Latest Kaiser Health News Stories
Oklahoma is seeking $17 billion in damages from Johnson & Johnson, the pharmaceutical giant. After a seven-week trial, a judge will decide if the opioid drugmaker is liable and if so, for how much.
A new report by the inspector general for HHS shows prescriptions to treat opioid addiction are way up in recent years, while prescriptions for the painkillers have fallen.
Florida has struggled for years with opioid overdoses — and the highest rate of HIV infection in the U.S. Lawmakers now hope needle exchanges and a “harm reduction” approach could help save lives.
Many users now mix opioids with stimulants like meth and cocaine — and researchers believe opioids kicked off this new stimulant wave.
A new data analysis by KHN and Johns Hopkins researchers shows that even as the CDC issued warnings, surgeons handed out many times the number of opioid pills needed for post-op pain.
Even as awareness of the opioid crisis grew, prescribing habits of surgeons changed very little from 2011 to 2016, found a data analysis by KHN and Johns Hopkins Bloomberg School of Public Health. Use this interactive tool to search by doctor or practicing hospital.
The federal government has doled out at least $2.4 billion in state grants since 2017 to address the opioid epidemic, which killed 47,600 people in the U.S. that year alone. But local officials note that drug abuse problems seldom involve only one substance.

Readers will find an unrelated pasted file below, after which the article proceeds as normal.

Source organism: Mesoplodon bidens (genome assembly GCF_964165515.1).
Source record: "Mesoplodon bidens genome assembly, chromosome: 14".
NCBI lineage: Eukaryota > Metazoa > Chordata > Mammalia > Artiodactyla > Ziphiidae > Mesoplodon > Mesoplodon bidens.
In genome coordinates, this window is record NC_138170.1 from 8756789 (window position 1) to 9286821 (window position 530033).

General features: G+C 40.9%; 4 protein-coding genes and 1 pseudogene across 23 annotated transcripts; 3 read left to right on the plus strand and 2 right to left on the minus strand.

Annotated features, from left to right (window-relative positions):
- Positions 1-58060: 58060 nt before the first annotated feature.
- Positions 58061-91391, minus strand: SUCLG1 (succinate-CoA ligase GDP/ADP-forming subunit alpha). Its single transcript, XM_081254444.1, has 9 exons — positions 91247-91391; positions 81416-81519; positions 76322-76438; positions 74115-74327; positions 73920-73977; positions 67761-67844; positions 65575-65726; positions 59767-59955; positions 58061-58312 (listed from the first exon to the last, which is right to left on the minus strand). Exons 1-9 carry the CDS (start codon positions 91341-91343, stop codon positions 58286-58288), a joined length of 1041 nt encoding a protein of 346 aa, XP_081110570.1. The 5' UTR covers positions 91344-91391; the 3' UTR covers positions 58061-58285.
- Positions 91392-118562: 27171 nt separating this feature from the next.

Kaiser Health News gives readers a chance to comment on a recent batch of stories.
The widespread availability of naloxone, which reverses overdoses, has radically changed the culture of opioid use on the streets, giving drug users a sense of security and inducing them to seek out the more powerful high of the synthetic opioid fentanyl.
As states struggle to respond to the national drug crisis, officials around the country are watching Oklahoma. The state’s attorney general says opioid drugmakers helped ignite a health crisis that has killed thousands of residents.
Buprenorphine is becoming an increasingly popular choice among doctors in California for treating opioid addiction. Use of methadone, while still more common, has not gained ground in recent years.
New data from the California agency that manages health benefits for 1.5 million public employees, retirees and their families shows that doctors are writing far fewer opioid prescriptions, reflecting a national trend of physicians cutting back on the addictive drugs.
For the seventh year in a row, Missouri will retain its lonely title as the only state without a statewide prescription drug monitoring program. Fears about privacy violations and gun control scuttled the bill yet again, leaving a pastiche of half-step measures in place to fill the void in the fight against prescription drug abuse.
More Republicans, at the statehouse level, are saying research and results support their endorsement of a once-controversial plan to limit disease among drug users.
A study looked at who gets Suboxone prescriptions and found that whites are almost 35 times more likely to get the addiction treatment than African Americans.
In the West and Midwest, 70% of local law enforcement says meth is the bigger threat. It’s also a more difficult addiction to treat.